Her World tribe’s Charlotte Mei shares tips on keeping up with the slow life

by Hayley Tai  /   June 10, 2020

In these pandemic times, it helps to take things slow and stick to a routine that won’t burn you out, says Her World tribe‘s Charlotte Mei, a trained nutritionist who believes in spending quality time with her food, practising sustainability and maintaining good mental health.

She tells Her World: “I tend to be rather ‘kancheong’ (anxious) by nature… just the other day I cut my hand because I was rushing to prepare dinner, when I really had no reason to rush. So I’m always reminding myself to do things at a slower and more mindful pace.”

The 27-year-old, who’s based in Singapore, has found meaning in what she loves – food. She says she started making most of her meals at home last year when she stepped back and slowed down. 

“Two years ago, I was working late nights and weekends nearly all the time. Then, I crashed from all of that,” she reveals. “I later realised that I was just trying to prove to myself that I could do all of those things, even when no one pressured me.”

She explains: “Conscious-living has always been part of my upbringing, so it all made sense to me when I started incorporating it in my work.”

Charlotte, who’s also a freelance TV food host, spends her time making cooking videos on her Instagram (@thecharlottemei) and Youtube channel (Charlotte Mei). She grows her own herbs, brings her own containers out, and is currently experimenting with an indoor and apartment-friendly compost bin.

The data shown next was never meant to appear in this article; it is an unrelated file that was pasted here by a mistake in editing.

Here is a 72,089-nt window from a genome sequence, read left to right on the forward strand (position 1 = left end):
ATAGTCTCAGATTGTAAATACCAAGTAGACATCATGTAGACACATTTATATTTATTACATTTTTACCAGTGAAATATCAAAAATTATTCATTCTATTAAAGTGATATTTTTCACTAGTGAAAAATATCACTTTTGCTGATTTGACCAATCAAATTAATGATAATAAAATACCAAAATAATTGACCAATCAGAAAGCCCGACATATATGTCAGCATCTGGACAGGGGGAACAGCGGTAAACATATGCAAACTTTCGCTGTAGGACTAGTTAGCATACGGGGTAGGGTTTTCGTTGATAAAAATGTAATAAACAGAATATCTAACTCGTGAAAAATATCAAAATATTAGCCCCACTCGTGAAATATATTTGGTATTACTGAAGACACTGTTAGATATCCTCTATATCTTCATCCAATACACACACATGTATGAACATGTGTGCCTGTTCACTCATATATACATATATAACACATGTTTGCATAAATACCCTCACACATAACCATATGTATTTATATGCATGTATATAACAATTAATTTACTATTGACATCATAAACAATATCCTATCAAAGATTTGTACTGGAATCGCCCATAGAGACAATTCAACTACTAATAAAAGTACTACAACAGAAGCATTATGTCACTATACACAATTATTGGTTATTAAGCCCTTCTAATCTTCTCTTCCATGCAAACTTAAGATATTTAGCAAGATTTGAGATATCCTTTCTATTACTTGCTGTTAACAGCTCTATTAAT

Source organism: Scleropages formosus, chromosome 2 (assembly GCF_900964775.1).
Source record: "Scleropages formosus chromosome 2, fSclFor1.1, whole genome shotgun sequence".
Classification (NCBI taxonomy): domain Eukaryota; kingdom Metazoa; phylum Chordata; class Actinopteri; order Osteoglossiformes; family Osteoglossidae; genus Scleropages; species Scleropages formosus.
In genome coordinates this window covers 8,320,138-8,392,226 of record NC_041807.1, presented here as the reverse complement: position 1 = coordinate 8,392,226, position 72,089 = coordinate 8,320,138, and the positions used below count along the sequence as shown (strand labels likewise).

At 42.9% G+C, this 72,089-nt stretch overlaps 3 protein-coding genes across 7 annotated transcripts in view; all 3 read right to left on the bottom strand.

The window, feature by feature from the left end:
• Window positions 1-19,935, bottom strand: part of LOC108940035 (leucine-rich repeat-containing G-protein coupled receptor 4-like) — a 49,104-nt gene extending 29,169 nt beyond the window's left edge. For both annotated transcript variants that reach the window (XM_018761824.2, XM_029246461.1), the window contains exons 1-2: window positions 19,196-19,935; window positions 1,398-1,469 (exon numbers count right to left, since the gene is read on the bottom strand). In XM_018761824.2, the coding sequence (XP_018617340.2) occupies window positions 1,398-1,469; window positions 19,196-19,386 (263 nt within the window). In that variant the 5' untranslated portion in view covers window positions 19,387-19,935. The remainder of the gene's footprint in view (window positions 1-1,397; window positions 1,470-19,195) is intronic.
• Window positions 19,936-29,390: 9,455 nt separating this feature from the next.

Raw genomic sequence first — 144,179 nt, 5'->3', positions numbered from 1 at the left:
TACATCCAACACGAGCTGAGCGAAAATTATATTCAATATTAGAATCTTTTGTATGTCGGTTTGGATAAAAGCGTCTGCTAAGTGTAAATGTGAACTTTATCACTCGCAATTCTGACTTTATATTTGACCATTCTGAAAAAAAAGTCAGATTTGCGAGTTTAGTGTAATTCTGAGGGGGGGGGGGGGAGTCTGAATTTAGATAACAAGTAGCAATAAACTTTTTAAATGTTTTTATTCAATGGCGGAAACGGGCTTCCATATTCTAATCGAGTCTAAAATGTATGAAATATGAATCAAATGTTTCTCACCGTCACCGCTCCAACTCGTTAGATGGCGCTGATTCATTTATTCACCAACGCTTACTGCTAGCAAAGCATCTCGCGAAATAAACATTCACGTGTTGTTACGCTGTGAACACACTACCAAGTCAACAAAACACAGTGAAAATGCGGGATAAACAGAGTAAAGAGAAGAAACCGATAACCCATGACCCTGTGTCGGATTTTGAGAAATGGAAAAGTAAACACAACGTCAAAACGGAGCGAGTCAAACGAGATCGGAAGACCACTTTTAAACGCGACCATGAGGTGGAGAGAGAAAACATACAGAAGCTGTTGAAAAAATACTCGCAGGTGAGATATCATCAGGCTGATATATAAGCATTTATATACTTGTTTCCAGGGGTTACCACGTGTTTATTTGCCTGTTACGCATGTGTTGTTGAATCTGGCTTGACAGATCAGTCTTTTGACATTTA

She shares: “It’s something new, but it’s definitely taught me patience. I share my progress on my Instagram account and I’ve been learning a lot from my followers! I check it every now and then to see if my waste is composting properly.” 

“It’s important to read the labels on your food, so you know what goes into your body. That alone can save you from a lot of long-term health problems,” she explains. 

“Other than that, I take time out for myself. During the day, I try to have my meals undisturbed. It’s oddly comforting to cook alone and focus on the food I’m eating.”

Charlotte also advises others to be present, even in the most mundane activities like dishwashing or showering. 

It may seem daunting to pace back immediately, but Charlotte says there are a few easy ways to take it slow – slowly. 

“You can spend some time with yourself when you wake and before going to bed. Use the time to either set your intention for the day ahead, or to look back and reflect on the day, and practise gratitude,” she says.

“Think of at least three things that you are thankful for, and say it out in your mind: ‘I am grateful or thankful for something’.”

This story was first published on Her World’s June 2020 issue.